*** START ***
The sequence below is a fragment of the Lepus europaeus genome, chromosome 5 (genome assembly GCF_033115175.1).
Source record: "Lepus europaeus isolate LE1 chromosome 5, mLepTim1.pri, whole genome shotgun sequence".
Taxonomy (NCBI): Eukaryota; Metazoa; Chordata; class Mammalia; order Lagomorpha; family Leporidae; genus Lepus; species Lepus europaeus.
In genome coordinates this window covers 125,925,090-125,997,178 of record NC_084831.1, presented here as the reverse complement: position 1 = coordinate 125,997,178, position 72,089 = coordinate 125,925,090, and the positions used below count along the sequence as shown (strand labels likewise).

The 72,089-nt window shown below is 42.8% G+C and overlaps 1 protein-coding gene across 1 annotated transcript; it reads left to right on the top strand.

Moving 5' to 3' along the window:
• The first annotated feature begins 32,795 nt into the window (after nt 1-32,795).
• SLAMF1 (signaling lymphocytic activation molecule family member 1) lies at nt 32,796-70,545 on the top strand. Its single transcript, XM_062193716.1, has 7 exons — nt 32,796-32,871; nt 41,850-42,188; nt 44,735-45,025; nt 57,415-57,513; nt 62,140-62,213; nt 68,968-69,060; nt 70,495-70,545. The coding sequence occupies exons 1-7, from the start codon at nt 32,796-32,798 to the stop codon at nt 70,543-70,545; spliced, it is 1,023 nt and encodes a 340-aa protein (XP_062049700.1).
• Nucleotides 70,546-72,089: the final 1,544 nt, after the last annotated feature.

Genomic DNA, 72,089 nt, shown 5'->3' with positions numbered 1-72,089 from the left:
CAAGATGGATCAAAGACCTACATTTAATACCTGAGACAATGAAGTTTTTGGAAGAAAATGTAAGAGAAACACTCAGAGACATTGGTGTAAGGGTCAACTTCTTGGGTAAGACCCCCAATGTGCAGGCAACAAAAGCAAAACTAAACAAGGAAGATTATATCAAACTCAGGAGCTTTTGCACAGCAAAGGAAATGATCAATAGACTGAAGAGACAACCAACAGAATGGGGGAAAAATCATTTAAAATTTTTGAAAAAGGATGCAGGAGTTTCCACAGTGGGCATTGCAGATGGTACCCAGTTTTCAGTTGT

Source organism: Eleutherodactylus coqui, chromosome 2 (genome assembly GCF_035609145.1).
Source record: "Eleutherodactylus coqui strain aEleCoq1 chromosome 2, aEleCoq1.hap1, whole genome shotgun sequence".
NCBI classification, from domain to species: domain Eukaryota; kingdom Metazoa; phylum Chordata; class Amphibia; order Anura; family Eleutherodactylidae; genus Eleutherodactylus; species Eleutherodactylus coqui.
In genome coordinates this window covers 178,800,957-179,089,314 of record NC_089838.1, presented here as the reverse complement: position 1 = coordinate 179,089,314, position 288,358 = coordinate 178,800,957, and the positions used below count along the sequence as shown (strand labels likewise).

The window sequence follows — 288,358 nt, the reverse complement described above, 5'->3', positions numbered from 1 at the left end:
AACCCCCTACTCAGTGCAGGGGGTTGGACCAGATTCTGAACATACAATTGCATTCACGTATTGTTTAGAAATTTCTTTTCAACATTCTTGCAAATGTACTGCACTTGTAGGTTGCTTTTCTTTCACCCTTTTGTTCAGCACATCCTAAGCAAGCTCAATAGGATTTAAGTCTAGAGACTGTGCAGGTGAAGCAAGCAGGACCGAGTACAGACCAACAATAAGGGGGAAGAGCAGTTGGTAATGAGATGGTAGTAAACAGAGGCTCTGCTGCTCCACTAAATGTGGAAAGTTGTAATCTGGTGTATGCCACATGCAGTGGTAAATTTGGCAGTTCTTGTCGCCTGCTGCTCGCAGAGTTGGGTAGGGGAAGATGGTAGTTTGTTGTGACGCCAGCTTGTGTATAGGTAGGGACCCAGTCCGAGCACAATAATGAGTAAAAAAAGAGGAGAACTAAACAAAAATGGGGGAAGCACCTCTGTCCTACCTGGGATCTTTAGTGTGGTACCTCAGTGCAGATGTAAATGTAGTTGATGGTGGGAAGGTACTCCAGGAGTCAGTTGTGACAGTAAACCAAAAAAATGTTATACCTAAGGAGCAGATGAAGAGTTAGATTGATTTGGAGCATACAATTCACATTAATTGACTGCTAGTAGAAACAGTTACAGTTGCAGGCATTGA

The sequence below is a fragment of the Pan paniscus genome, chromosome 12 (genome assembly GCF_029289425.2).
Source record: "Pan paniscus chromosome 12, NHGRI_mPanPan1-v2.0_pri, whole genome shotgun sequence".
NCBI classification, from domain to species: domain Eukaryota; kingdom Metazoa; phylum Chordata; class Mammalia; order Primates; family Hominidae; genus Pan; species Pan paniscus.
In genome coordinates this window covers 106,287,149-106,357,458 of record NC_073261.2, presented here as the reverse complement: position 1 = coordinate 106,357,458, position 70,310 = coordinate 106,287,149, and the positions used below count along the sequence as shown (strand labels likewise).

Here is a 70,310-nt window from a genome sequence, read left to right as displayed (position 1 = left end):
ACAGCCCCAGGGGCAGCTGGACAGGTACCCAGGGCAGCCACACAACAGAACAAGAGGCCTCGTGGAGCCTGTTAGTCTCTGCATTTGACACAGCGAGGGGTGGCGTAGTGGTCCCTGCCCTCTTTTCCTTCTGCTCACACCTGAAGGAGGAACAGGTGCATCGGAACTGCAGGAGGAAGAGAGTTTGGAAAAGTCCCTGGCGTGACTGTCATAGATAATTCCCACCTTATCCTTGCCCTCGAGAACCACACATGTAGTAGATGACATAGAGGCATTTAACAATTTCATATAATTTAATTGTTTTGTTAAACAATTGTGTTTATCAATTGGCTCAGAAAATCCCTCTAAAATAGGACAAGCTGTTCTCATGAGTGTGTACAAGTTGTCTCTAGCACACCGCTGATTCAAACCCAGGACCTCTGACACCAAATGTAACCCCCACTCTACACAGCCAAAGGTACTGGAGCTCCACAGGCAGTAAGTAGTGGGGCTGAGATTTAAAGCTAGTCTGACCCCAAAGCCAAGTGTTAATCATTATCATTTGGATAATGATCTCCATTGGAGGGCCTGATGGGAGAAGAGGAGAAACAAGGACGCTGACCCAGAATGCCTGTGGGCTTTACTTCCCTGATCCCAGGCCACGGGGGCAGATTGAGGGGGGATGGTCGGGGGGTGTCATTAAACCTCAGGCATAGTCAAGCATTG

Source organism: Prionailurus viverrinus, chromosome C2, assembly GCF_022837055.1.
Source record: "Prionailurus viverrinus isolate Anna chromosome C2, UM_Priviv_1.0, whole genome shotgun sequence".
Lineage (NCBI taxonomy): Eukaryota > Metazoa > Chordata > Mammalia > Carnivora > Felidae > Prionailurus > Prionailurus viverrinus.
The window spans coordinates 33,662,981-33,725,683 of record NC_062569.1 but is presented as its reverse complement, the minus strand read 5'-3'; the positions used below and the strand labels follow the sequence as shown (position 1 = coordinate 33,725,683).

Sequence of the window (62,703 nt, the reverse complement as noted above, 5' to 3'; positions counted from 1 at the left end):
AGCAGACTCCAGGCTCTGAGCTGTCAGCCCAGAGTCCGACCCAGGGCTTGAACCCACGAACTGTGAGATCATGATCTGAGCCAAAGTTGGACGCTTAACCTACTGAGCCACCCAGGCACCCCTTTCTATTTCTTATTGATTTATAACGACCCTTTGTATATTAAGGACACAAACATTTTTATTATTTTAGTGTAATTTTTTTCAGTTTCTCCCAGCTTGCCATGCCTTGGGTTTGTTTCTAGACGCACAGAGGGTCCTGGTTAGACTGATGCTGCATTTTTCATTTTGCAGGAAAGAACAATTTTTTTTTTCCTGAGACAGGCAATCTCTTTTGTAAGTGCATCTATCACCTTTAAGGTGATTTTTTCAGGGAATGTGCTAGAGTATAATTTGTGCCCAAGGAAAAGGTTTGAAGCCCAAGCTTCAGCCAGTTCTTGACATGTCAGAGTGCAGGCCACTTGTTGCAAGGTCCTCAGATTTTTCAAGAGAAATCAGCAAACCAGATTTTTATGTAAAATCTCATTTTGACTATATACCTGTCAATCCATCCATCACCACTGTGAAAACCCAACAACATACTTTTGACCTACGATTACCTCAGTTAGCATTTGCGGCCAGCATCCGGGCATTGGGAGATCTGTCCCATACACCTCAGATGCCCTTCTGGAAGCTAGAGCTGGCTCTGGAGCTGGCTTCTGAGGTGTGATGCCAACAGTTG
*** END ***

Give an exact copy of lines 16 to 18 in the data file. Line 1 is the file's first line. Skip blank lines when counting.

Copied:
The window sequence follows — 288,358 nt, the reverse complement described above, 5'->3', positions numbered from 1 at the left end:
AACCCCCTACTCAGTGCAGGGGGTTGGACCAGATTCTGAACATACAATTGCATTCACGTATTGTTTAGAAATTTCTTTTCAACATTCTTGCAAATGTACTGCACTTGTAGGTTGCTTTTCTTTCACCCTTTTGTTCAGCACATCCTAAGCAAGCTCAATAGGATTTAAGTCTAGAGACTGTGCAGGTGAAGCAAGCAGGACCGAGTACAGACCAACAATAAGGGGGAAGAGCAGTTGGTAATGAGATGGTAGTAAACAGAGGCTCTGCTGCTCCACTAAATGTGGAAAGTTGTAATCTGGTGTATGCCACATGCAGTGGTAAATTTGGCAGTTCTTGTCGCCTGCTGCTCGCAGAGTTGGGTAGGGGAAGATGGTAGTTTGTTGTGACGCCAGCTTGTGTATAGGTAGGGACCCAGTCCGAGCACAATAATGAGTAAAAAAAGAGGAGAACTAAACAAAAATGGGGGAAGCACCTCTGTCCTACCTGGGATCTTTAGTGTGGTACCTCAGTGCAGATGTAAATGTAGTTGATGGTGGGAAGGTACTCCAGGAGTCAGTTGTGACAGTAAACCAAAAAAATGTTATACCTAAGGAGCAGATGAAGAGTTAGATTGATTTGGAGCATACAATTCACATTAATTGACTGCTAGTAGAAACAGTTACAGTTGCAGGCATTGA

The sequence below is a fragment of the Pan paniscus genome, chromosome 12 (genome assembly GCF_029289425.2).